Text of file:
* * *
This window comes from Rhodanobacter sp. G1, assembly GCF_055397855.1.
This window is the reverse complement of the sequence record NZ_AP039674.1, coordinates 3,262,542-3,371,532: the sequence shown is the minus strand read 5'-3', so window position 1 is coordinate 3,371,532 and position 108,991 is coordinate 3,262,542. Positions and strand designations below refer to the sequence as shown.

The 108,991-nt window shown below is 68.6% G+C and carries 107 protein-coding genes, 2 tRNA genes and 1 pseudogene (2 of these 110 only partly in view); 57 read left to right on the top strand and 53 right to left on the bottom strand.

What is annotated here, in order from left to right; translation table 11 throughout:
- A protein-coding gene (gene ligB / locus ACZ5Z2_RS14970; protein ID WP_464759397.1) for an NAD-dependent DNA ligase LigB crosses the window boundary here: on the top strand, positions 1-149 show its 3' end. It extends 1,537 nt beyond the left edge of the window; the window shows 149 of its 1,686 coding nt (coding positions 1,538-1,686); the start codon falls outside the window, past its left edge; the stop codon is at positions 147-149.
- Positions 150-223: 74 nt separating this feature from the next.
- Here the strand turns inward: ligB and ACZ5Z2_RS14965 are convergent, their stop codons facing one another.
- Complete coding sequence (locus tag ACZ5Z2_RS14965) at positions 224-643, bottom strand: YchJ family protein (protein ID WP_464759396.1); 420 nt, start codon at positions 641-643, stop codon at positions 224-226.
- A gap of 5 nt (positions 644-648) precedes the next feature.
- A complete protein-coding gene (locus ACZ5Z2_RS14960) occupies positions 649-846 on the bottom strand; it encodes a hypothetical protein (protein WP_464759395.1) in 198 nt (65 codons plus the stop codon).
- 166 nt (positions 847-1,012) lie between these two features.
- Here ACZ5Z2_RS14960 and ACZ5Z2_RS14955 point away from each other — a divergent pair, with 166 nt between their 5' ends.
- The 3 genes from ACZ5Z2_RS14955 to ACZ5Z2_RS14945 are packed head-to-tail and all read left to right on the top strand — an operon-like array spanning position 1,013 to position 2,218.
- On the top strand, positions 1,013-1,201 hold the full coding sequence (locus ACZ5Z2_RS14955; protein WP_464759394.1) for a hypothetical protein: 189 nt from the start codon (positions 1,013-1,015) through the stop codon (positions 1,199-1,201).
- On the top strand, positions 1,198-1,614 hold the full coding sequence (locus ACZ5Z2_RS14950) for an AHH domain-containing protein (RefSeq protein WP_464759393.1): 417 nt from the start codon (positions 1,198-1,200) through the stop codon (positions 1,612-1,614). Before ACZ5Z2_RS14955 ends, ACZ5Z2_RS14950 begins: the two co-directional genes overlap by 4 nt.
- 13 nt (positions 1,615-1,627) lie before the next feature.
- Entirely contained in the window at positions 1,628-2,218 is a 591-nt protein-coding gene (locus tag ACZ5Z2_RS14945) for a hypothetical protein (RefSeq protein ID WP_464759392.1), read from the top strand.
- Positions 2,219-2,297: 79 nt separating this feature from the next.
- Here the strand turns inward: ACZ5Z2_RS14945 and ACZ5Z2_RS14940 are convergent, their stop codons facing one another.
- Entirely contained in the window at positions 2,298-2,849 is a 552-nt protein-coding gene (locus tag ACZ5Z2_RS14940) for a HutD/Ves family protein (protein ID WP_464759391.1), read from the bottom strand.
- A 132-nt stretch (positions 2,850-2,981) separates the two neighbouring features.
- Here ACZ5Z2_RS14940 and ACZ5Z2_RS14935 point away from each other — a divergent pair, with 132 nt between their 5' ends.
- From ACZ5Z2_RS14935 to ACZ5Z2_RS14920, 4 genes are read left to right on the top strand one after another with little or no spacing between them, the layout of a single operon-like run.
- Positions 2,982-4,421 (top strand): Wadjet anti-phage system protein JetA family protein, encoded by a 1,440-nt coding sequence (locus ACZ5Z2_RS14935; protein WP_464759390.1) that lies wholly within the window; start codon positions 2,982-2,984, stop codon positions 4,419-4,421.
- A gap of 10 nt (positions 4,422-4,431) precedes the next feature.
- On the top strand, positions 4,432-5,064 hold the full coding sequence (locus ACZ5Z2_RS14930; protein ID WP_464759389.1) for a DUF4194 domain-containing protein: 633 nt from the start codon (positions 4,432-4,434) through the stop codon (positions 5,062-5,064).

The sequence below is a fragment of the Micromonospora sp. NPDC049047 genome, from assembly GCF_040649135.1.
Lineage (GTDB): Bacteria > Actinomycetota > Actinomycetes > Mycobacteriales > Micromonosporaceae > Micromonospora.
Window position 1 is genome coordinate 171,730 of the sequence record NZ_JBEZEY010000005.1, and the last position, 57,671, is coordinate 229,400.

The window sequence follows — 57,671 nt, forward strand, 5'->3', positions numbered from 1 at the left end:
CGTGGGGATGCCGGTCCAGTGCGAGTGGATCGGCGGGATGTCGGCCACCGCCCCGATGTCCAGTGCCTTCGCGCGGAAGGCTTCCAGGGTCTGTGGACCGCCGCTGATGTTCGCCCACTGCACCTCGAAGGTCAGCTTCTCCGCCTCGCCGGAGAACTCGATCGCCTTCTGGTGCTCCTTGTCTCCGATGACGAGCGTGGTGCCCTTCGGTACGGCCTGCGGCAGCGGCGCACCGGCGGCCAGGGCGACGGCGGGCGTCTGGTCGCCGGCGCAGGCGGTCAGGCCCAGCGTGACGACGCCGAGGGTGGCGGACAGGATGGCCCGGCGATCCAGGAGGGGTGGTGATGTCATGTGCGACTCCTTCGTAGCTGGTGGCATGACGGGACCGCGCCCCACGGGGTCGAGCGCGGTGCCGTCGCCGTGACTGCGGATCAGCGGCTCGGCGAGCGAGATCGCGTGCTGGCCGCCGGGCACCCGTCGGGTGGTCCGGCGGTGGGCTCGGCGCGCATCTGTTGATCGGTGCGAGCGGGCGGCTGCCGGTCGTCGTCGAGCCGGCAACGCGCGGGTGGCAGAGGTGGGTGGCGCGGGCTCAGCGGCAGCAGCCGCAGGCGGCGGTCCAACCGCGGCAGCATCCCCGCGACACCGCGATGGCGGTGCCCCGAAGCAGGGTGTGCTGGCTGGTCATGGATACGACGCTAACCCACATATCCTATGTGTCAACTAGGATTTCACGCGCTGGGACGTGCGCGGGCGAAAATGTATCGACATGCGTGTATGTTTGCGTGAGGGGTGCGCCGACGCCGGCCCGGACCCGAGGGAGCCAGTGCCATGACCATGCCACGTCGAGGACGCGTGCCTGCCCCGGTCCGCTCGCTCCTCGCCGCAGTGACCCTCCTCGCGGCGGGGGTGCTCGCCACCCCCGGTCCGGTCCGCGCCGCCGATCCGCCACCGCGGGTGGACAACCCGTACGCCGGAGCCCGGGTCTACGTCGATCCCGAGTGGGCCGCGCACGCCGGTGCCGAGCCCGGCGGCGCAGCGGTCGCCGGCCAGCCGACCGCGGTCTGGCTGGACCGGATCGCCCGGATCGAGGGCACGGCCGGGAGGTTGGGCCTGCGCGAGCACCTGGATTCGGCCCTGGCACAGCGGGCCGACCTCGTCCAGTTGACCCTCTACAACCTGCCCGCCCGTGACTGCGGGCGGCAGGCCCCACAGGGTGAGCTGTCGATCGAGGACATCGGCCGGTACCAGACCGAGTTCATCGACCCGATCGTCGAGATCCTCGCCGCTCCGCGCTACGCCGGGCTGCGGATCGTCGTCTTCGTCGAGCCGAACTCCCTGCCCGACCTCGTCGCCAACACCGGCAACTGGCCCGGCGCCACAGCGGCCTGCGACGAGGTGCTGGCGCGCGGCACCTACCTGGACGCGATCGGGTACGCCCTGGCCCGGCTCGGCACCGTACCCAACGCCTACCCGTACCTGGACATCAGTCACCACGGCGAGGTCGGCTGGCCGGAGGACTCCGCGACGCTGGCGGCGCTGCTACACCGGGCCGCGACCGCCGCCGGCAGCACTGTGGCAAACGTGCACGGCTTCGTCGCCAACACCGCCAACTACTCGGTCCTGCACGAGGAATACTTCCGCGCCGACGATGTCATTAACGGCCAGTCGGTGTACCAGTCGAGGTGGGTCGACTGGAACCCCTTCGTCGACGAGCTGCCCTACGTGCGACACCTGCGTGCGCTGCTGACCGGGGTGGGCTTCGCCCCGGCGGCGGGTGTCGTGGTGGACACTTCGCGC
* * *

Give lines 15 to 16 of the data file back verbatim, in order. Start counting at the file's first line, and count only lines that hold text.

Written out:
- On the top strand, positions 1,198-1,614 hold the full coding sequence (locus ACZ5Z2_RS14950) for an AHH domain-containing protein (RefSeq protein WP_464759393.1): 417 nt from the start codon (positions 1,198-1,200) through the stop codon (positions 1,612-1,614). Before ACZ5Z2_RS14955 ends, ACZ5Z2_RS14950 begins: the two co-directional genes overlap by 4 nt.
- 13 nt (positions 1,615-1,627) lie before the next feature.